Many American communities, including Everson, are struggling to catch up as climate change intensifies flood risk.
Federal rainfall mapping for Washington state, which underlies decisions about infrastructure and flood risk, dates to 1973.
In Whatcom County, where Everson is, Federal Emergency Management Agency data suggests nearly 5,900 properties are in areas of special flood hazard, indicating they have a 1% chance to flood each year and that purchasing flood insurance is almost always mandatory, Roberts said. The First Street Foundation, which incorporates climate data into a similar analysis, finds some 14,500 properties are at risk there.
“The hundred-year flood definition has not kept up with the changes we’re seeing, and at this point it’s doing more harm than good because it’s more confusing to people,” Roberts said, referring to a common benchmark used to determine who needs insurance.
Flooding and housing
Flooding spurred by a warming climate twisted Everson’s most urgent problem – housing – into an emergency.
Before the flooding, Everson, like many U.S. communities, was mired in a housing crisis. The pandemic only added fuel to a sizzling market as urbanites sought homes near Everson – many looking for space and Cascade mountain air.
Developers couldn’t keep up with the torrid growth. Some Everson residents couldn’t keep up with the soaring prices. The local housing authority in recent years restricted who could join its waitlists for public and subsidized housing because these queues stretched several years long.
Whatcom County had a 1 percent vacancy rate for rental apartments before the flood struck, according to the Washington Center for Real Estate Research. Meanwhile, home prices in the county soared about 23 percent from the first quarter of 2021 to the same period of 2022. Then the floodwaters forced 300 families from their homes and into that dismal rental market. It also led to the closure of low-income apartments in Everson, an acknowledgment that parts of this community couldn’t be restored, even though they’ve been there for decades.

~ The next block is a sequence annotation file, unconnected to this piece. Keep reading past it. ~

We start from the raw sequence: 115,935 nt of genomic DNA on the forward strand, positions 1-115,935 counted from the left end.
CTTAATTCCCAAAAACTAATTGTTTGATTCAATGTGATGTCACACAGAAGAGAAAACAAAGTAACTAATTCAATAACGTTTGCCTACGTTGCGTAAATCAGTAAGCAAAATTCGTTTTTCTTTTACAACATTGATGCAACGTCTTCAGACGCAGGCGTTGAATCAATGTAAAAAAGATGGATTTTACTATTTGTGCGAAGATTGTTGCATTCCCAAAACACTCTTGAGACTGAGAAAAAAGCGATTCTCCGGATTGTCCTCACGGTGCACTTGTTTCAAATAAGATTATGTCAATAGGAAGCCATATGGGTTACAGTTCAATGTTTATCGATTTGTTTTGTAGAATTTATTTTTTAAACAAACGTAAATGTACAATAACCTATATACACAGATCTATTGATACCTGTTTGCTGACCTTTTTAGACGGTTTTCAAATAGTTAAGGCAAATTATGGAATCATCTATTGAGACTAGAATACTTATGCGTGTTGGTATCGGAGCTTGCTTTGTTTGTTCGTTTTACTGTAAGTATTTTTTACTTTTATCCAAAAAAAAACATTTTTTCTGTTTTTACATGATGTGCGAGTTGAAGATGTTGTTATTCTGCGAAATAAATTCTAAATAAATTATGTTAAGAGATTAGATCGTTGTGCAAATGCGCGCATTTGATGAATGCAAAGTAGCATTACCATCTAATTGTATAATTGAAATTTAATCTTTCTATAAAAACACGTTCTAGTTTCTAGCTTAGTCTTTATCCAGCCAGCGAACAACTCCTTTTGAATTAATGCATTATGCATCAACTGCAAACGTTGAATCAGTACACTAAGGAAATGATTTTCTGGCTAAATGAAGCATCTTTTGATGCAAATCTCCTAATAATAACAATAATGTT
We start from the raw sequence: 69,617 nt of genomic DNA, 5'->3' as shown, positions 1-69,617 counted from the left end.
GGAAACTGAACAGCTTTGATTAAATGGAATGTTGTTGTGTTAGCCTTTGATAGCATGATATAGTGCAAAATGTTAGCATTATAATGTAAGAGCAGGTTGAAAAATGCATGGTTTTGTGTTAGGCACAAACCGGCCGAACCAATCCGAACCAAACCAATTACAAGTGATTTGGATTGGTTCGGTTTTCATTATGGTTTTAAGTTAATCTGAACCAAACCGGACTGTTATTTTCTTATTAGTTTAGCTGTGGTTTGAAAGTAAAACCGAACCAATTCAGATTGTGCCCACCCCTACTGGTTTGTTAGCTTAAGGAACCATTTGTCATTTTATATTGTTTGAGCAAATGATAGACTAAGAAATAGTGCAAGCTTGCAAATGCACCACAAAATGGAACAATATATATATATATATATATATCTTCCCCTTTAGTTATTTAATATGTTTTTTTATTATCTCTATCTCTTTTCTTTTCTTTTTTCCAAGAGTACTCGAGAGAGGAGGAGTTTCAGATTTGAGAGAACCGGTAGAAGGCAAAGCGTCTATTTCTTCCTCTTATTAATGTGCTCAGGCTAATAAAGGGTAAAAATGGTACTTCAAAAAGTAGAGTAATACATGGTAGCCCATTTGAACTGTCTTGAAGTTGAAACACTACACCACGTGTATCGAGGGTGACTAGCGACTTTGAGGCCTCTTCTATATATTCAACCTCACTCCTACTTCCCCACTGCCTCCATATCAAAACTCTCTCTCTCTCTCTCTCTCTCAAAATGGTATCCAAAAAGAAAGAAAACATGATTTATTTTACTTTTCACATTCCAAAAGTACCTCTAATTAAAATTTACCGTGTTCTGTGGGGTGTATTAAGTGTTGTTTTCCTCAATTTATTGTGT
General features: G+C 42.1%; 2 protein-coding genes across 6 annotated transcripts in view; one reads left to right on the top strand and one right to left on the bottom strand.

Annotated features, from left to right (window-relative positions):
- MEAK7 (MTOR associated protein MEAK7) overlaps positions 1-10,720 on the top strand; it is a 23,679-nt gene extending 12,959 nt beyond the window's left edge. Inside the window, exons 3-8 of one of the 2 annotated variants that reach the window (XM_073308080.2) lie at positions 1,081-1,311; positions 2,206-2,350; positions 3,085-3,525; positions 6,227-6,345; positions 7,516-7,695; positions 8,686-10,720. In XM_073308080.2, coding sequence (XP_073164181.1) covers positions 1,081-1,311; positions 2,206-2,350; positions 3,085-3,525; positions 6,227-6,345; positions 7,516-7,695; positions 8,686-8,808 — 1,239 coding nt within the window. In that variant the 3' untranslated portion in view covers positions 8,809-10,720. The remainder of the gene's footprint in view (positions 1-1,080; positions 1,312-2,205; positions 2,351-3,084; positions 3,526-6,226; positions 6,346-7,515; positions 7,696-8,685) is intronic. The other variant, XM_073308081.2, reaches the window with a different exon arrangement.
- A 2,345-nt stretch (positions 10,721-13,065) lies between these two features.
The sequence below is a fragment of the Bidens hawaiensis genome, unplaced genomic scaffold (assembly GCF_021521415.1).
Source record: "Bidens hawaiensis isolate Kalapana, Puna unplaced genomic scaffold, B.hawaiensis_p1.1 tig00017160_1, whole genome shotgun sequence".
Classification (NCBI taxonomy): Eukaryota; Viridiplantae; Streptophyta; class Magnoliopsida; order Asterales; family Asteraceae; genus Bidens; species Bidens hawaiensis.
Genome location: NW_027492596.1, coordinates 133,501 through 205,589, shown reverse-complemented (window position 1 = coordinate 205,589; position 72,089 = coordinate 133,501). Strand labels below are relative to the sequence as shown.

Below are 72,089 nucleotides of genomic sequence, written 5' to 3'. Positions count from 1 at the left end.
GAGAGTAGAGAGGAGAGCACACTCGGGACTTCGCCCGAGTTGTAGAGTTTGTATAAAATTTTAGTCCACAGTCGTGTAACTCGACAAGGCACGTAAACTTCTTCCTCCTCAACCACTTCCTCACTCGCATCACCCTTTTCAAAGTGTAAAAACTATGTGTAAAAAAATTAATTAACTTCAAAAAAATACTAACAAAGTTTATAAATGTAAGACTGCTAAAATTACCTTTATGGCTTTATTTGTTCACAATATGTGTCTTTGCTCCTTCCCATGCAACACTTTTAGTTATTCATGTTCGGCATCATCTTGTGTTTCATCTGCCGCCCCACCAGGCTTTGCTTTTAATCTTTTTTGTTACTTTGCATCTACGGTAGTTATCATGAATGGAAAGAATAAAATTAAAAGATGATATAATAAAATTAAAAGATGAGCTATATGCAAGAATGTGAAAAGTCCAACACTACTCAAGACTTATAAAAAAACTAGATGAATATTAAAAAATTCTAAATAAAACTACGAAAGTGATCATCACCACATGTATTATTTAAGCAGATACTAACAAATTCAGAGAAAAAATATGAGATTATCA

“The housing crisis — it just compounds any effects the flood had,” Perry said. “I don’t think we’ll ever catch up.”
For Perry, the part-time mayor of Everson, floodwaters scrambled most everything in his life.
Perry’s grandson was trapped by floodwaters and required Brevik to scoop him up. Fourteen properties that Perry’s family manages in nearby Sumas flooded, forcing renters away and requiring repair.
After the waters receded, Perry began to shoulder the dual, and sometimes dueling, responsibilities of housing Everson residents and leading the town’s recovery while also seeking permanent solutions to redirect future floodwaters or move people from their path.
During an early May visit to Everson, many homes remained gutted, with sandbags and flood debris still littering some yards. Residents continued to live in hotels, in trailers outside their unlivable houses or with friends elsewhere. Some teetered on the edge of homelessness.